Employers Plan to Spend More on Health Care
Los Angeles-area companies expect health-care spending on their employees to jump nearly 15% next year, according to a survey by Mercer Human Resource Consulting. That would come on top of an expected 8.6% bump this year, when employers are spending an average of $5,628 per worker.
Sixty-eight California companies were part of the survey, which polled 2,889 employers across the country.
Nationally, employers expect health-care costs to rise 14.6% in 2003, about the same as this year's 14.7% increase, the steepest in a dozen years and seven times the rate of inflation.
Employers in the Los Angeles area are expecting the rate of increase to double next year because they have been more aggressive in curtailing costs through higher co-payments and deductibles and more restricted formularies, said Praveen Thadhani, a Mercer human resources consultant. Many local employers don't think they can take as hard a line with workers this coming year, he said.
UAL Seeks Chapter 11 Bankruptcy Protection
The parent of United Airlines filed for bankruptcy reorganization, setting in motion a major overhaul of the loss-ridden carrier. The Chapter 11 filing means United will continue operating while it develops a plan to pay back its creditors.
For now, the No. 2 airline behind AMR Corp.'s American Airlines has vowed to continue flying its current schedule and maintain its frequent-flier program.
But in coming months, the carrier and parent UAL Corp. are expected to undergo significant changes that could include shrinking the airline and selling off routes and other assets to raise cash. Those changes, in turn, are likely to trigger major shifts throughout the airline industry and in the choices available to travelers.
United is the biggest airline at the Los Angeles and San Francisco airports, and several of its most heavily traveled routes involve the two cities.
United, the most powerful and profitable airline only a few years ago, is awash in red ink and unable to make payments on its $21 billion of debt. Its Chapter 11 filing culminated a grueling downturn at the company in the last two years that produced record losses, eroded service, alienated many passengers and sapped employees' morale.
Bush Nominates 3 to Economics Team
President Bush announced three appointments to his economics team, which had been shaken up by resignations and dismissals.
Bush said he would nominate the chairman and chief executive of CSX Corp., John W. Snow, as Treasury secretary, putting a corporate leader in charge of the struggling economy. Snow, a veteran of the Ford administration, brings a resume that crosses an academic's economics knowledge with the reality of a quarter of a century in the business world at CSX, a transportation holding company.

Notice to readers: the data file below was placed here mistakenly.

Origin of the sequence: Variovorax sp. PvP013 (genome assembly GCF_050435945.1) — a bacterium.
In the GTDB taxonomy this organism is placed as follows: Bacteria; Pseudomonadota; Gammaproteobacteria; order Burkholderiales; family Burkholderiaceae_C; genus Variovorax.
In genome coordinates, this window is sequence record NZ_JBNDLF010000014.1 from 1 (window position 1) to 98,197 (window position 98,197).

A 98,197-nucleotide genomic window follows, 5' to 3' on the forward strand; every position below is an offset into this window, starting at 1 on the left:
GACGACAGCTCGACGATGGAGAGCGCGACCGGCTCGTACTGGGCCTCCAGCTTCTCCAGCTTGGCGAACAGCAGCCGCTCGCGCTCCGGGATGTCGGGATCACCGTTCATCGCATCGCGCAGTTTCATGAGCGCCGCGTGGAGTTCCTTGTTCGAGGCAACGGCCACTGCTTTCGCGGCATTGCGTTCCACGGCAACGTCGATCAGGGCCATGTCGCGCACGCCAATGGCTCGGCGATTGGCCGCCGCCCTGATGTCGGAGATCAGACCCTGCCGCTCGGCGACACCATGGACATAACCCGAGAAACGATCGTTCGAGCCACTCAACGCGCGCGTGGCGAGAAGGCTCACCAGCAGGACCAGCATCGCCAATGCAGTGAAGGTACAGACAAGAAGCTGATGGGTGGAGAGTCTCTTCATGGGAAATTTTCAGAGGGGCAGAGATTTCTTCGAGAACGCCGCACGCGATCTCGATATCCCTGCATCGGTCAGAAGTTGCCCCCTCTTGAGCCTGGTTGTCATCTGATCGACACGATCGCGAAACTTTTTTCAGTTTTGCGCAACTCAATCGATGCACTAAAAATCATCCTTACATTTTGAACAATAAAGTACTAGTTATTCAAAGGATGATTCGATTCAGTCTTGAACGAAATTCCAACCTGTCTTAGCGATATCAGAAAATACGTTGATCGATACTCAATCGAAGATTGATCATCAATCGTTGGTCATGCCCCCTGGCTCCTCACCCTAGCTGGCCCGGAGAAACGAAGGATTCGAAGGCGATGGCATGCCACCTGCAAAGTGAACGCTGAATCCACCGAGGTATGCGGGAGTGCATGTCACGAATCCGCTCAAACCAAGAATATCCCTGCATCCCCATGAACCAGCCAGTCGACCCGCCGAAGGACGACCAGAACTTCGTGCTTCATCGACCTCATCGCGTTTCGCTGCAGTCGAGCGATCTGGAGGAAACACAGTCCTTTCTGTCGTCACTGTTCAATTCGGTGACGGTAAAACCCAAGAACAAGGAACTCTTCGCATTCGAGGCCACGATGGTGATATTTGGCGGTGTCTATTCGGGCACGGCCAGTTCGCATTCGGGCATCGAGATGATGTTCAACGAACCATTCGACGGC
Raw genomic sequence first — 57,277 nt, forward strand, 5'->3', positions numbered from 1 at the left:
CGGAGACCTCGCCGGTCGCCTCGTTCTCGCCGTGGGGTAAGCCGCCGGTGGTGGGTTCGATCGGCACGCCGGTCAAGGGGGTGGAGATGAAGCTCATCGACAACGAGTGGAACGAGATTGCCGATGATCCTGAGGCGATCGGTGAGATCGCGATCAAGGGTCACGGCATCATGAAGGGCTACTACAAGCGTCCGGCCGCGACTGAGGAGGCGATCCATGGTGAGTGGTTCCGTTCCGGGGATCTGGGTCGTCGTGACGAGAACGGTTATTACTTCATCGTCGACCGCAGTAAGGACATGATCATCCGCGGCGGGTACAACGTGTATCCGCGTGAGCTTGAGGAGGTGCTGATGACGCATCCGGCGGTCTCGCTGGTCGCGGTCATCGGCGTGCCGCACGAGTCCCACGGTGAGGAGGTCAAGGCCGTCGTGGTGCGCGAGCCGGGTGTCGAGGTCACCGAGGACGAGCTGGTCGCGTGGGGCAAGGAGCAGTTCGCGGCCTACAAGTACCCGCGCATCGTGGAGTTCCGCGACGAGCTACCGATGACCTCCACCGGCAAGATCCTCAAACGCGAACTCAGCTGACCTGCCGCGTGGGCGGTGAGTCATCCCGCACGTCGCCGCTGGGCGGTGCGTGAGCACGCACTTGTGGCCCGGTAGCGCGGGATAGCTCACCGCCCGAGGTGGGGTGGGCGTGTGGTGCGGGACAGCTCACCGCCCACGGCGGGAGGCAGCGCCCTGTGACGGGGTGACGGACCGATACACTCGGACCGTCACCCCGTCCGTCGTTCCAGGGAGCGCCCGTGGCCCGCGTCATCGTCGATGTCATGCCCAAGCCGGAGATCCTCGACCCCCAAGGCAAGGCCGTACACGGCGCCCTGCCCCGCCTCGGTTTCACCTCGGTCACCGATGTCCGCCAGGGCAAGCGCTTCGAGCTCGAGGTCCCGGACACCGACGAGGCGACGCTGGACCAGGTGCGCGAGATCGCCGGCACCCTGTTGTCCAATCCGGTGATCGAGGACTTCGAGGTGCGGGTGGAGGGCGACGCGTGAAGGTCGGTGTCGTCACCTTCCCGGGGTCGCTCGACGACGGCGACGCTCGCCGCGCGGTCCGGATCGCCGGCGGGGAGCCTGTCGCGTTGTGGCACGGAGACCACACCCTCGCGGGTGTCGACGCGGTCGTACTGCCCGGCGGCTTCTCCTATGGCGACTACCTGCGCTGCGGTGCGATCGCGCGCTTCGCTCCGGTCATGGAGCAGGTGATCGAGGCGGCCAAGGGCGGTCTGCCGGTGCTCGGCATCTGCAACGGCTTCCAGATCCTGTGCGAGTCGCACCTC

Bush also named Stephen Friedman, a former co-chairman of investment firm Goldman, Sachs & Co., to succeed Lawrence B. Lindsey as chairman of the National Economic Council, a White House advisory group.
Lindsey and Treasury Secretary Paul H. O'Neill were dismissed Dec. 6, submitting their resignations as the White House hurried to spur economic growth before entering the early phases of Bush's 2004 reelection campaign.
Bush also nominated William H. Donaldson, a former investment banker, academic and Wall Street official, to head the Securities and Exchange Commission, a move aimed at restoring confidence in the financial integrity of corporate America. Donaldson would replace Harvey L. Pitt, who resigned last month after a series of controversies that raised questions about his ability to be a tough overseer of Wall Street amid this year's torrent of business scandals.
EchoStar Throws in the Towel on DirecTV Deal
EchoStar Communications Corp. finally abandoned its proposed $18-billion acquisition of Hughes Electronics Corp., the owner of satellite TV giant DirecTV. But EchoStar will end up paying its El Segundo-based rival only a fraction of a previously negotiated penalty for backing out of the deal.
Under a settlement with Hughes' parent, General Motors Corp., EchoStar has paid the full $600-million breakup penalty but it will avoid having to spend $2.7 billion, as called for under the original merger agreement, to purchase Hughes' controlling stake in PanAmSat, a commercial satellite service.
The settlement may clear the path for a sale of Hughes to News Corp., the entertainment giant controlled by Rupert Murdoch that lost a bidding war to EchoStar a year ago. Murdoch called Hughes to request a meeting with GM. Murdoch has said he would be interested in purchasing GM's 30% controlling stake in Hughes.
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